Batocera Setup Guide

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Batocera is an amazing operating system based on Linux, and it is interesting to play around with. Batocera can be set up in three steps. You need to download the disc image, flash it to a USB drive, and plug it into a computer. You have Batocera, but how do you use it? First, you need to go into the BIOS (UEFI or Legacy, either way) and make sure Secure Boot is off (only for UEFI). Make it so that it boots off of the USB instead of the hard drive or SSD, or in my case, I just use the boot menu to manually do the same since my dad still uses this computer for other things, and I don’t want him to get confused if it boots off of the USB and into Batocera. It will go through a quick partition resize and then it will boot up.

Next you will want to setup Wi-fi and Bluetooth. If you want to use Ethernet and/or wired controllers only, you can skip one or both of these steps. The computer I use doesn’t have Bluetooth, so I use a dongle. Wi-fi is easier to setup. Go to Network Settings, enable Wi-fi, choose the name of your network, and enter the password. You will see a Wi-fi icon in the top right signifying that you are connected. For Bluetooth controllers, make sure it is enabled in the batocera.conf file, go to Controller and Bluetooth Settings, and choose Pair a New Device. Put your controller into pairing mode and it should connect. If it doesn’t, you can join their Discord. The link is on I have issues with this, but I’m working on fixing them and I think the issue is that I have Bluetooth disabled, even though I can still connect manually.

Now you need to send over the files. For Windows, I recommend WinSCP. It’s what I used to use when I did SFTP on Windows. For macOS and Linux, I recommend using the SFTP command line. It’s also available on Windows out of the box if you want to use it. WinSCP is easier to use, and there are other SFTP clients for macOS and Linux if you don’t want to learn the command line. Go to your network settings, and look at the IP address. In WinSCP, choose SFTP, enter in the IP address into the hostname/IP address part, and keep the existing port. Set the user to “root”, and the password to “linux”. For the command line, run “sftp root@<IP address>” and enter “linux”. It will not give feedback for you entering characters. This is normal, and done for security reasons. Send over your ROM’s and BIOS’es to the respective folder inside “roms”. Reload your game lists by going to Game Settings, choosing it, and choosing yes. The ROM’s now show up, provided you put the right format in. If they don’t, there’s probably an issue with your format. There is an _info.txt file in each ROM folder with the correct file formats that you can reference if you need to know what format you need. The same works for BIOS’es, but you will need to reference the documentation at to get where you need to put them. It is a good idea to just get a full pack, since they seem to work better than just a single BIOS file.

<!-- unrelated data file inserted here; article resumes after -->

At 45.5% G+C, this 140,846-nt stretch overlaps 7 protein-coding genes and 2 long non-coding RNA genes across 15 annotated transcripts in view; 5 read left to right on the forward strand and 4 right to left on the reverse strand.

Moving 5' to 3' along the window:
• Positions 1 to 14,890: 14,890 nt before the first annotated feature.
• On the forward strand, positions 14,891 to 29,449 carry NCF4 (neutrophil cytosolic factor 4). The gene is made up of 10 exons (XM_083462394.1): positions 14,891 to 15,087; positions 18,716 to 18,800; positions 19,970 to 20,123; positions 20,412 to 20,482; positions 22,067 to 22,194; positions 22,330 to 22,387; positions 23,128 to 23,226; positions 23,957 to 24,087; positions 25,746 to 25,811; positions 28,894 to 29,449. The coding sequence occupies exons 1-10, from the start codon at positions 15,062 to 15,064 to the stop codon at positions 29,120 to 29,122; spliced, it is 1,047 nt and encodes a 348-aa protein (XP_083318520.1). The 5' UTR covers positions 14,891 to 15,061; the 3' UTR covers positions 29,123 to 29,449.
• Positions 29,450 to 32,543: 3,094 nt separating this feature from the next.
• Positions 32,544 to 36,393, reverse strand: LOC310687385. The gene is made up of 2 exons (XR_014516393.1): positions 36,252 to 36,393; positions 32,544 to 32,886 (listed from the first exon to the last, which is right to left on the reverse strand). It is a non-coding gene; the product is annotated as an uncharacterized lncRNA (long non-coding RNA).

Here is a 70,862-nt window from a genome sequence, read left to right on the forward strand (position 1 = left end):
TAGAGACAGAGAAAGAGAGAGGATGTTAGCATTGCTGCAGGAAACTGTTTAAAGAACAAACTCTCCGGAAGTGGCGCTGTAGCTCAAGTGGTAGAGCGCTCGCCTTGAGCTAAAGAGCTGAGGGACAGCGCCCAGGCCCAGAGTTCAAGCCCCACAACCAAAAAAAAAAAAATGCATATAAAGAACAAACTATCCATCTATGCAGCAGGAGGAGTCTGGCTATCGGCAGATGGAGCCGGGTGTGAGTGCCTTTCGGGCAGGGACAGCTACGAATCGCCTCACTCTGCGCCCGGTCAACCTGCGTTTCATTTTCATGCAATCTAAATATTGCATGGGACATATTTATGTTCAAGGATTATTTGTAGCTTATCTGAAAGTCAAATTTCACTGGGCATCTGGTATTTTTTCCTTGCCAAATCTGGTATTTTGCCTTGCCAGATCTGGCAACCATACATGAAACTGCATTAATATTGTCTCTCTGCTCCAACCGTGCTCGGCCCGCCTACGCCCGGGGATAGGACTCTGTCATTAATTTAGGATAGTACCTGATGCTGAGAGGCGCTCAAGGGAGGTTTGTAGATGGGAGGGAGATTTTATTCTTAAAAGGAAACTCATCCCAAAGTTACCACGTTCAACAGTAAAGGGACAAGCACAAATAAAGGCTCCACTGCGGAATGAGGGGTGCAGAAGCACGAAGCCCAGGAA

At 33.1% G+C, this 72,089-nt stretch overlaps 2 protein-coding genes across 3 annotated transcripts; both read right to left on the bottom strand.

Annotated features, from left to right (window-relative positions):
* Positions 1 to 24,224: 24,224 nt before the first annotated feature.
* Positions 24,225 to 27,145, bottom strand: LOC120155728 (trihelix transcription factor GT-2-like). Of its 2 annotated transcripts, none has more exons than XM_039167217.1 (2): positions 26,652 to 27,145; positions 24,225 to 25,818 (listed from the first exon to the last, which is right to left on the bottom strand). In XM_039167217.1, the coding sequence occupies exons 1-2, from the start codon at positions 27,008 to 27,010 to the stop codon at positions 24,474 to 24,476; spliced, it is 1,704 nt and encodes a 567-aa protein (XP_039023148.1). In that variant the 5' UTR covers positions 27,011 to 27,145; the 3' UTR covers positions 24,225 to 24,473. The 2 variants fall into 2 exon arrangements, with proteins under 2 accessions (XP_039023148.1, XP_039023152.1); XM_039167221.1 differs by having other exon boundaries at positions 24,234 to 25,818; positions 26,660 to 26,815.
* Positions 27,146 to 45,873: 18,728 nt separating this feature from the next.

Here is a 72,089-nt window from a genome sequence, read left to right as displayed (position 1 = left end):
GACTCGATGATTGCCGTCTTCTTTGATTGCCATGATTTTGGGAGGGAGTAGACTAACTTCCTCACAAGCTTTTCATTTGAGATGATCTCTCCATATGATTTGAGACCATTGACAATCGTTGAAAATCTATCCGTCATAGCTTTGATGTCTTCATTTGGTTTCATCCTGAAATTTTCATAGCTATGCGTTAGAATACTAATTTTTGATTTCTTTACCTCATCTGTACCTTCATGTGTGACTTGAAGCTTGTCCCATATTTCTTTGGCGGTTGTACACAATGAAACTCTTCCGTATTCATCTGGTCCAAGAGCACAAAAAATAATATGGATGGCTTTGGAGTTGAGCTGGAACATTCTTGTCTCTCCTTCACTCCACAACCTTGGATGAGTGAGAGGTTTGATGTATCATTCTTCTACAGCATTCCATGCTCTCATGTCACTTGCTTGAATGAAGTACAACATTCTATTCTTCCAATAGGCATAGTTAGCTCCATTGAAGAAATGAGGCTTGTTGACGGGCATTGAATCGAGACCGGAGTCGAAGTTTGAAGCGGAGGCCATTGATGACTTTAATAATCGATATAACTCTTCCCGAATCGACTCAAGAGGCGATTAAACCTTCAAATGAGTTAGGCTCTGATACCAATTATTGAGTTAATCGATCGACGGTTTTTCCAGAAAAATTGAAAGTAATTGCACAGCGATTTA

Next up, lets run some native games. The easiest way is to use Flatpak. If you own your game on Steam, install Steam, run “batocera-flatpak-update”, open Steam, install the game, run “batocera-steam-update”, and your game will now show up in Batocera. If you just want to play over Remote Play, get Steam Link instead, and run “batocera-flatpak-update”. If you want to play a game available as a Flatpak, install it and run “batocera-flatpak-update”. Remember that after you run an update command that you also have to update your game lists afterwards.

Okay, so now you want to run Windows games. Well, this runs Linux, so there are two options. If you want to use Proton, Install the game with or add the game to Steam, then run “batocera-steam-update”. If you want to use normal Wine, follow the instructions on this page. With Wine, you don’t have to run an update command.

Now you can use Batocera to play games on your TV! You may want to setup Kodi, which is built-in to Batocera. I may make a setup guide on it in the future. Thank’s for reading, and I hope you have fun playing!



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